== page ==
Sydney - It's a long way down
Sep 19, 2017.
If there’s one thing we’ve learnt from previous property cycles, it’s that no two are the same. Whilst markets invariably react to the fundamental dynamic of supply and demand, the forces driving this dynamic are rarely consistent across different cycles. The one thing that is consistent is the high level of confidence in the sector just before the turbulence begins.
Why is this relevant? In Pepper’s view, accelerating rentals and declining vacancy have been driven by withdrawals in recent times as opposed to genuine demand. Whilst there’s no doubt that some sectors have seen an increase in demand for good quality CBD assets, a lot of the hype around the strength of the Sydney market is the result of buildings being withdrawn for alternate uses or renewal as opposed to underlying demand.
It is a fact that over the past 10 years, the total office space occupied in the Sydney CBD has only grown by 300,000m2 (less than 1% per annum). In other words, Barangaroo has catered for the office space demand of an entire decade. This is particularly interesting given we may see multiple Barangaroo’s delivered in the 2020-2025 window – with additional capacity of between 500,000m2 and 1,000,000m2 depending on further pre-commitments. Can the market handle it?
It’s also important to consider densities. Over the last 10 year period, BIS Oxford Economics reports that densities in the CBD have only reduced from circa 20.5m2 per person to just under 19m2 per person. And there is a long way to go in becoming more efficient in the way we use space with many modern workplaces achieving densities of 1 per 10m2 (WeWork publicise a rate of 1 per 5m2). Most would not have known that up until 12 months ago, effective rents were at similar levels to that of 2007. Recent effective rental growth has forced many businesses to now look harder at intensifying the use of their office space and this trend should gain momentum. There is a point at which office space becomes too expensive and tenants are forced to challenge their traditional views on usage. Arguably, we have reached that point and there is a workplace revolution occurring.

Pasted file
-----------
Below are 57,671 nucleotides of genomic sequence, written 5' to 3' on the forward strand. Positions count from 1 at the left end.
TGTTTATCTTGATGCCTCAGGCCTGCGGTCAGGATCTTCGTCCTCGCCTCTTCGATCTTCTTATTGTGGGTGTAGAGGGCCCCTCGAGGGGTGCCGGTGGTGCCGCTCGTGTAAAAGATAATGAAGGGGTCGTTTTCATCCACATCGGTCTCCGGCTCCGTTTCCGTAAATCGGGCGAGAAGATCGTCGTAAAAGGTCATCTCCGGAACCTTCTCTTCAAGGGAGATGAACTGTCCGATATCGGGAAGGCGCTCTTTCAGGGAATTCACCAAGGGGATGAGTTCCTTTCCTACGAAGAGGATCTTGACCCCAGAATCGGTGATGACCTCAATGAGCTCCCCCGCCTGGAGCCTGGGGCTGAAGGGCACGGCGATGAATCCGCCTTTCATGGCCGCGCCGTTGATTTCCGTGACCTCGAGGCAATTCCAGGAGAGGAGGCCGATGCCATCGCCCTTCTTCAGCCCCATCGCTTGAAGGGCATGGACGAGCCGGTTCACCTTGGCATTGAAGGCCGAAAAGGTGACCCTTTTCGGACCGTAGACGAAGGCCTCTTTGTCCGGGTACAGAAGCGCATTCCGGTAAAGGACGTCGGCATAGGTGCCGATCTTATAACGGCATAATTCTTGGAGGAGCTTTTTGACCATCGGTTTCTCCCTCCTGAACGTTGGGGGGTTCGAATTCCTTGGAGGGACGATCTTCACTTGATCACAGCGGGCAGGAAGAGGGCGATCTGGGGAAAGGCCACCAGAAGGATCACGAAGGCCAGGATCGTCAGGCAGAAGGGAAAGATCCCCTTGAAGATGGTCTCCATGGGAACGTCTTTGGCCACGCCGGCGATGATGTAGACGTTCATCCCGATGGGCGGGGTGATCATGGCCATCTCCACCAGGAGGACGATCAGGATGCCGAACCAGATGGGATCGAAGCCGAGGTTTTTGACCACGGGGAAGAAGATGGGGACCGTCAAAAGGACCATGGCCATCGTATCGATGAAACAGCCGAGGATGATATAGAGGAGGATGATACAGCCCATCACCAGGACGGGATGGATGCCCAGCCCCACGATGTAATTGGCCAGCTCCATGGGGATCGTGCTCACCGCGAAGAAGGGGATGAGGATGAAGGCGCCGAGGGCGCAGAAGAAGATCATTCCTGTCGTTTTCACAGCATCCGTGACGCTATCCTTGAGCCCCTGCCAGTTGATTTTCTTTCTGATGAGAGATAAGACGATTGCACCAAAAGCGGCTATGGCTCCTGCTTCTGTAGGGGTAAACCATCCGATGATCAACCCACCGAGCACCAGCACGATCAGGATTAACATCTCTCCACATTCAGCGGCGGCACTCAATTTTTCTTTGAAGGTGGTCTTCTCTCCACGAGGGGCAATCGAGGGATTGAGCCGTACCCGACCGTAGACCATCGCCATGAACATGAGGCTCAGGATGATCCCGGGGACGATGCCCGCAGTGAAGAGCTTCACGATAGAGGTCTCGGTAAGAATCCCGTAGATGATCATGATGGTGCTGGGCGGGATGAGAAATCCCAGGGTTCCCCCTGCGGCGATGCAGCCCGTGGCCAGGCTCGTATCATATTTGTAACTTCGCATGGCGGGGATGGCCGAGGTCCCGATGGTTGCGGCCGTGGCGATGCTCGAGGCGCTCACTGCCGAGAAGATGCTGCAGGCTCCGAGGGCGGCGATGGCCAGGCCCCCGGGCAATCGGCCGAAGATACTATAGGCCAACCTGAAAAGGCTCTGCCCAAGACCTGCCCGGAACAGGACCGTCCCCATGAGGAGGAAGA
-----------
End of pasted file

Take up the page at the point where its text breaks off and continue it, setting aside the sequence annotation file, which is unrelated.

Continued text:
This is an incredibly important piece of the puzzle that is the Sydney CBD office market, most notably because it has the ability to numb any legitimate floor space growth from a forecast pick up in white collar employment. To put it simply, accelerating effective rents have now forced tenants to look at densification. If we, as tenants, don’t grow our businesses by many multiples of the reduction in space we can achieve through better design, the ‘supply tsunami’ that is approaching in the early 20’s will hurt the landlord community in a big way.
And it’s a double edged sword for landlords. The new pre-committed and mooted stock in the CBD is no longer an elephant in the room, it’s a herd of elephants. If you believe what some have said on the potential bursting of the cap rate bubble, it will be a long way down if rents were to fall in a similar fashion.
Whilst new development is healthy for office markets, if Sydney becomes oversaturated, landlords will risk having four major markets (Sydney, Adelaide, Perth and Brisbane) with vacancy rates of 15% or higher.
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